I don’t have dairy (apart from butter) these days, although I always used to. Milk makes me very tired and weak. I feel tired and weak enough as it is, so I don’t like it being worse.

From your post - you suggested three reasons why I haven’t increased my lifts (deadlift, you actually said). Either stupid training, recovery, or diet. Well, my recovery is as good as its going to get for now. My lack of sleep has an enourmous impact on it, but I don’t know how to fix that - I’m working on it. My diet, likewise - I’ve no reason to think its holding me back.

My training is usually just too much and too hard. This year has been much better, I managed to stay fairly alright until April when I took a 1RM (an ugly 170kg) and re-injured by back, then basically burnt out. I stopped all lifting for a month, started running again. I felt SO much better. I’m naturally 140lbs/6ft and decent at distance running. Weight lifting is completely opposed to my body, and its only damaging to it. But, I love lifting and dislike running.

This quote from Pavel mentions my main suspected reason for not progressing:

“If hard work was all it took to get strong, there would be no such thing as sports science. No, pushing the pedal to the metal all the time will get you nowhere fast! And if your head can not take it and you can not help pushing your ever-so-stable limits every time you train, see a therapist.”

oh btw, I never really post on this forum, I just wanted to post these pics. I am mostly involved on dragondoor, Mind&Muscle , a bit of BB.com, sometimes FI and IA.

[quote]Mr ian wrote:
are you Jesus? [/quote]

LMAO EXACTLY WHAT I WAS THINKING

Just eat and lift hard. Gains will come.

[quote]LCCHSathlete wrote:
Mr ian wrote:
are you Jesus?

LMAO EXACTLY WHAT I WAS THINKING

Just eat and lift hard. Gains will come.[/quote]

what a load of shit. That kind of advice is disasterously ambiguous. It gives absolutely no information about how to train except that it should come to deserve the description “hard” by the trainee. Theres infinite ways of training that satisfy that requirement, most of whihc will provide no gains whatsoever.


I’ve had powerlifters give me advice when I relate to them how I havent gained in years, am injured, overtrained, etc… and they say like “man just keep training balls to the wall and eventually it will work.”

hahah.

[quote]fage wrote:
LCCHSathlete wrote:
Mr ian wrote:
are you Jesus?

LMAO EXACTLY WHAT I WAS THINKING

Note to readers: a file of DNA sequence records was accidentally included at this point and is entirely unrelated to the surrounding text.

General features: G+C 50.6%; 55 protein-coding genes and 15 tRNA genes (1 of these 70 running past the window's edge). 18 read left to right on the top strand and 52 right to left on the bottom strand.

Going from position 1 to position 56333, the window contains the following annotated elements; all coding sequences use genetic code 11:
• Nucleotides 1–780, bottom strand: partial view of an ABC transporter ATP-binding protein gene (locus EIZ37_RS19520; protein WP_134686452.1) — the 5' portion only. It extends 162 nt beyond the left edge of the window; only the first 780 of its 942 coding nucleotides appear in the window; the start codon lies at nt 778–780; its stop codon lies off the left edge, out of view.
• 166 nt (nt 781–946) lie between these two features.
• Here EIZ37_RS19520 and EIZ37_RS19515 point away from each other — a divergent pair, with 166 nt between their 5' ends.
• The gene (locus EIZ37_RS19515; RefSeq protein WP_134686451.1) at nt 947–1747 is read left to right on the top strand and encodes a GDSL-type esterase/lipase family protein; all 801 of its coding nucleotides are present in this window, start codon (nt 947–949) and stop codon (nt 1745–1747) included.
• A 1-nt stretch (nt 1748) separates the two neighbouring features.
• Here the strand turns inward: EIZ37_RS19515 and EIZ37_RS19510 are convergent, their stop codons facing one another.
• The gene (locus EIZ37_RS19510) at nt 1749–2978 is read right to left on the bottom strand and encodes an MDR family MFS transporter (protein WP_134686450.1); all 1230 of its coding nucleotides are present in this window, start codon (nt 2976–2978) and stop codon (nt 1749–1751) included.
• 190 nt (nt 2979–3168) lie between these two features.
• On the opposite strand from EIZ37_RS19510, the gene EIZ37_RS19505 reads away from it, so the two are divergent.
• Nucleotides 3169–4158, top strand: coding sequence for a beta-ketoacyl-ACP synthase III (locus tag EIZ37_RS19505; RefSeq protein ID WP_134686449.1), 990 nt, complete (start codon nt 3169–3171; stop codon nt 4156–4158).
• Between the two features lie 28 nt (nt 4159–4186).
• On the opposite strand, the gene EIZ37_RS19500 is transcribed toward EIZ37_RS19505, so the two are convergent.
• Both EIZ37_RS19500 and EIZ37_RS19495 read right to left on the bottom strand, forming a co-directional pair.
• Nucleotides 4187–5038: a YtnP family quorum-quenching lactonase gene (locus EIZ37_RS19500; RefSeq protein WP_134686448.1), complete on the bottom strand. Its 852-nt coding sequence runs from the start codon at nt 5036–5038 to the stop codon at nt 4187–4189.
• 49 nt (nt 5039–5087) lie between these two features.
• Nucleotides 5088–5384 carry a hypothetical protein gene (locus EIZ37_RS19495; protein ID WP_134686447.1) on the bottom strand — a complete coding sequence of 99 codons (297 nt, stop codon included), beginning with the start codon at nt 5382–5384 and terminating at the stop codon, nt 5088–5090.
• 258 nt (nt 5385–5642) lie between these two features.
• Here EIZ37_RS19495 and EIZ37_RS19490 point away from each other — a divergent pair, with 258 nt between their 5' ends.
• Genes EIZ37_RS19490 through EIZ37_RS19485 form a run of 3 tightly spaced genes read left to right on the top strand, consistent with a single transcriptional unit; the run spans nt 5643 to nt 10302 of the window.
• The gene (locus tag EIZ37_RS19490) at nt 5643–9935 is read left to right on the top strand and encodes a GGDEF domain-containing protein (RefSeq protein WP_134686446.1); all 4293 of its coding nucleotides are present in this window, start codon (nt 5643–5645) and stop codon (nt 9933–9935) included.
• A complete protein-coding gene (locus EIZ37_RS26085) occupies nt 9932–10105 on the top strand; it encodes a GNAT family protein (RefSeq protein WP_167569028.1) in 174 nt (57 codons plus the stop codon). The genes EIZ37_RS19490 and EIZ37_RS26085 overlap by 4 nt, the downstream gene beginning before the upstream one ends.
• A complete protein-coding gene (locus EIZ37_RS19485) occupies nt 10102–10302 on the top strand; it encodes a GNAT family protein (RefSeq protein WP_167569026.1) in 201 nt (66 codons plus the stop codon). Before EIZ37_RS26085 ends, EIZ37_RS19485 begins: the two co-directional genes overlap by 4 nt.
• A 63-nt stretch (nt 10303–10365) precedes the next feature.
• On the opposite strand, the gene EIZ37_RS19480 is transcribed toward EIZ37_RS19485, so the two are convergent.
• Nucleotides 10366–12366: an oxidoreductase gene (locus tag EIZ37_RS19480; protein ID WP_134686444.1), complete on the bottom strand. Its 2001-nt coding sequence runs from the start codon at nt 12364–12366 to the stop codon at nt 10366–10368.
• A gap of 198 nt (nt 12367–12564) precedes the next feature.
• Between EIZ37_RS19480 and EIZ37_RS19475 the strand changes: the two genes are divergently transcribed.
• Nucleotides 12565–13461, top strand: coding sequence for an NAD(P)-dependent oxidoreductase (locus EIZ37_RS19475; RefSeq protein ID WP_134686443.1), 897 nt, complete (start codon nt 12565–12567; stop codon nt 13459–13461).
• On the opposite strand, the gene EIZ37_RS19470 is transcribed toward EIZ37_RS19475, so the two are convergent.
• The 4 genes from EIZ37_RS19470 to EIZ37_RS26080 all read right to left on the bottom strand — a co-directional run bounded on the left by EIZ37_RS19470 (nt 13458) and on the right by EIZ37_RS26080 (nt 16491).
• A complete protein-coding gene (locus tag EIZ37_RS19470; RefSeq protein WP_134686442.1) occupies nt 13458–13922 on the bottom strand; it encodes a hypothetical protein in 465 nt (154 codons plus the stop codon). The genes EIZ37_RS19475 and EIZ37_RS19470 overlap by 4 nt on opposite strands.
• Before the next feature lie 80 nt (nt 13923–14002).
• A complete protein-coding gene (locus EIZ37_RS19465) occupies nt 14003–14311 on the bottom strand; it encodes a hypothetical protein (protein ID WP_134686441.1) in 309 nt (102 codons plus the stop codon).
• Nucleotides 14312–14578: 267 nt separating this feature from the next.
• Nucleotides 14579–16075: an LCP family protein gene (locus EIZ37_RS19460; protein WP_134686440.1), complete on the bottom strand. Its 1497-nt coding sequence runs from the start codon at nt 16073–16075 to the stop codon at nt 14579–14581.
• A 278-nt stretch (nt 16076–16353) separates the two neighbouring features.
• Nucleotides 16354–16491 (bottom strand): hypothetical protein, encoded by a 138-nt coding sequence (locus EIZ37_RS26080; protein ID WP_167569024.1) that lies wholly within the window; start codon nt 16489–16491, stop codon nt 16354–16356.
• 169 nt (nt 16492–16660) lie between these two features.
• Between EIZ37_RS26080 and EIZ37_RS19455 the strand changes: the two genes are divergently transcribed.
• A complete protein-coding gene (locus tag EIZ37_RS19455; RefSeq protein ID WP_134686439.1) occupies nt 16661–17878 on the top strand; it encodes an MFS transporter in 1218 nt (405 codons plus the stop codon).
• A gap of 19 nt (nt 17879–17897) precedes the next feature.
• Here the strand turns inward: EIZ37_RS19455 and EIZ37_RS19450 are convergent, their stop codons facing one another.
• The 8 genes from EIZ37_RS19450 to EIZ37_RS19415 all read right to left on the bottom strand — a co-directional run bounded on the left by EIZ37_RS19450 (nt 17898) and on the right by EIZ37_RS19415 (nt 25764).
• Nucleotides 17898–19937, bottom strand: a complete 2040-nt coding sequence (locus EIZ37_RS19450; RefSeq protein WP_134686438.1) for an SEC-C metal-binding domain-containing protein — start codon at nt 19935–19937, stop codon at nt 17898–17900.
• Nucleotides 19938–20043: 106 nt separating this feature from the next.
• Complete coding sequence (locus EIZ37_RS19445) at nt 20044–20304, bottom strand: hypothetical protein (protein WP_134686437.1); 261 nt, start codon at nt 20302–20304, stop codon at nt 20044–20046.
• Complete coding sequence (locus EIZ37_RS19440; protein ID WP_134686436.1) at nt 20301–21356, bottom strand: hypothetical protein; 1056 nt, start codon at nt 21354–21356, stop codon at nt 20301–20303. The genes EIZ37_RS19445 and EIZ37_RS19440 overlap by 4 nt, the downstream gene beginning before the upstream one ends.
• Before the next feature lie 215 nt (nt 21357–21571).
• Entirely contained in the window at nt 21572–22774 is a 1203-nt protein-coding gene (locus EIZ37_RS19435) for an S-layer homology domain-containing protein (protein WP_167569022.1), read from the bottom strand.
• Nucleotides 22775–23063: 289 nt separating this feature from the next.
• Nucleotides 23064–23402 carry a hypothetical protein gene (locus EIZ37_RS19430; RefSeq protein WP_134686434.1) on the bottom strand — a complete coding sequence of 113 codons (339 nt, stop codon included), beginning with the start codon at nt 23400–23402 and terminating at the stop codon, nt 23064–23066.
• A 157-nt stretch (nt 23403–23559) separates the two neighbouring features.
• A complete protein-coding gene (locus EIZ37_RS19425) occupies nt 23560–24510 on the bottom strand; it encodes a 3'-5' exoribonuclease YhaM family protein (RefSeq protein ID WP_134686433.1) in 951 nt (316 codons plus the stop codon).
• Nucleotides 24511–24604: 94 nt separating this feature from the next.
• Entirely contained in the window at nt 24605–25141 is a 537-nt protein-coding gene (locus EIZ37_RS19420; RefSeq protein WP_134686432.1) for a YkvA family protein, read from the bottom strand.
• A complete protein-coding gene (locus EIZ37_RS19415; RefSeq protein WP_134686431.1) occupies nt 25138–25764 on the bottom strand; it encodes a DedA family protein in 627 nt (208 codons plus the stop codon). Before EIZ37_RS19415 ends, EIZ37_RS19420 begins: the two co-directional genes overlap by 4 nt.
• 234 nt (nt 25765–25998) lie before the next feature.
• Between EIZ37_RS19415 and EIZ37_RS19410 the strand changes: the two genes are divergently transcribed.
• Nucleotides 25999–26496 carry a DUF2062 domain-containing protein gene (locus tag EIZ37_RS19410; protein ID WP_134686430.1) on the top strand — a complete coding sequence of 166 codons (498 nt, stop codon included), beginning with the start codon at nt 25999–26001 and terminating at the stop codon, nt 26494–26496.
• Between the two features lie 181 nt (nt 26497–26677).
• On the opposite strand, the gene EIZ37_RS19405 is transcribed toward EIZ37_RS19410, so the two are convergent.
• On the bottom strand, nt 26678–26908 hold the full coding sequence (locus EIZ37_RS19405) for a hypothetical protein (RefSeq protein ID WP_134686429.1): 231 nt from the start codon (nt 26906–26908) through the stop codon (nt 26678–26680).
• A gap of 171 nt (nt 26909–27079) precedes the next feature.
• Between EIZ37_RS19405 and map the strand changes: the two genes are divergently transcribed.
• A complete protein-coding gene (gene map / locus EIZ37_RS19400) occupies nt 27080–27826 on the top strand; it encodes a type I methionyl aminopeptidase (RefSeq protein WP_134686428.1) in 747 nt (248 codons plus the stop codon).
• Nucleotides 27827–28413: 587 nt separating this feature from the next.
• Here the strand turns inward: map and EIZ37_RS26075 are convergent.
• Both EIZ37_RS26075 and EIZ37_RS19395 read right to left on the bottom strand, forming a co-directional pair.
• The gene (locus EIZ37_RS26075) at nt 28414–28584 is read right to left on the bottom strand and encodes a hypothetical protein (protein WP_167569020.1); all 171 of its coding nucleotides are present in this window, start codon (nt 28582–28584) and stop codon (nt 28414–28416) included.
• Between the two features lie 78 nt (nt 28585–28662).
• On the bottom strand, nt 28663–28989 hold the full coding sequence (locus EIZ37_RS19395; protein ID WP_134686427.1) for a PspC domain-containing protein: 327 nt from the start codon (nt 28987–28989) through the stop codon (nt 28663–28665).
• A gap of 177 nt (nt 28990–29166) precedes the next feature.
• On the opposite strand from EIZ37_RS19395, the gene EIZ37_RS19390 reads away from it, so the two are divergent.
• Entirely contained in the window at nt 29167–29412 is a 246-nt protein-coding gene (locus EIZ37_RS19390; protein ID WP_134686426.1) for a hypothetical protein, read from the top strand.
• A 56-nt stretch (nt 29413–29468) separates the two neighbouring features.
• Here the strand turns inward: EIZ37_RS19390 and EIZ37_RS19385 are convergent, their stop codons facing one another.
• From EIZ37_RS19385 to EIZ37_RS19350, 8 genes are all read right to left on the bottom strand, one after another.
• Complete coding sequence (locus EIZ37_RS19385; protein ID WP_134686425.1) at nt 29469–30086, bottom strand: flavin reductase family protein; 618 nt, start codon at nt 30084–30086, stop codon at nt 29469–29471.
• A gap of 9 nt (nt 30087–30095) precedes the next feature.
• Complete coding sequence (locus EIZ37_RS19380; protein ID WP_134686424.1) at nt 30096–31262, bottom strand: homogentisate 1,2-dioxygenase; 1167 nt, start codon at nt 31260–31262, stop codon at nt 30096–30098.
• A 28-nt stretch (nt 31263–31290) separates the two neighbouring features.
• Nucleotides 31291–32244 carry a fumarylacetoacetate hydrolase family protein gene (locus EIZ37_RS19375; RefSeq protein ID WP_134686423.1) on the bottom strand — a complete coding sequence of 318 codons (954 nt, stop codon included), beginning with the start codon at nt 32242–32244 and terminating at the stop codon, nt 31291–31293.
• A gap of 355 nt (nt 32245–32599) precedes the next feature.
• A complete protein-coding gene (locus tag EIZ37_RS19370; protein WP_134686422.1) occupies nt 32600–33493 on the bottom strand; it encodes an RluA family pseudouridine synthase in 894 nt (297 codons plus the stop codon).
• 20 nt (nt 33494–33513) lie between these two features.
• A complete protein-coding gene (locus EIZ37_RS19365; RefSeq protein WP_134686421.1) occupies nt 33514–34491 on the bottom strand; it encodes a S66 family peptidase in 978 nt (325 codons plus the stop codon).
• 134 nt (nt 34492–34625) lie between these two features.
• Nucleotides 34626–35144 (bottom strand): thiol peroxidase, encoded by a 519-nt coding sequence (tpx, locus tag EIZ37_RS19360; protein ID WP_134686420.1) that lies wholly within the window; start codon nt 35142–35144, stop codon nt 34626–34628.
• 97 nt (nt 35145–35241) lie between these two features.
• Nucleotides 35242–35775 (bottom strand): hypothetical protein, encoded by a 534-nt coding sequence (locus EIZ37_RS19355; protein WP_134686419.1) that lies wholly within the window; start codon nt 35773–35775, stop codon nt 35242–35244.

Just eat and lift hard. Gains will come.

what a load of shit. That kind of advice is disasterously ambiguous. It gives absolutely no information about how to train except that it should come to deserve the description “hard” by the trainee. Theres infinite ways of training that satisfy that requirement, most of whihc will provide no gains whatsoever.


I’ve had powerlifters give me advice when I relate to them how I havent gained in years, am injured, overtrained, etc… and they say like “man just keep training balls to the wall and eventually it will work.”

hahah. [/quote]

You need to be more specific. What kinds of training have you tried? You mentioned powerlifters giving you advice - have you tried training like them? Have you tried any of the programs on this site?

While I understand your annoyance at such a vague answer, I think the previous poster has a point. Generally if you train very hard with all the main compound lifts (and allow time for progression), and eat like a horse, you should make gains.

How do you think guys in prison get big? No fancy equipment, not even good food, but just the basic lifts done hard and heavy and OVER TIME the body adapts to the stress.

I am not a terribly experienced lifter myself but seeing the replies on this thread so far I am trying to help.
Wish you the best.

Instead of only eating carbs in the evening, try eating them before 1 pm and post workout only. This will allow you to eat a greater amount of carbs and possible help with your recovery.

As for your sleep, all I can think of is maybe try ZMA.

If you are still wanting to train more than your program lays out, you are not training hard enough. Up the weights, shorten the rest times, whatever. You should be wiped out after a good workout. 20 rep squats is a guaranteed fit for the person who likes to workout too much. You wont want to breathe, let alone lift more after one of those workouts.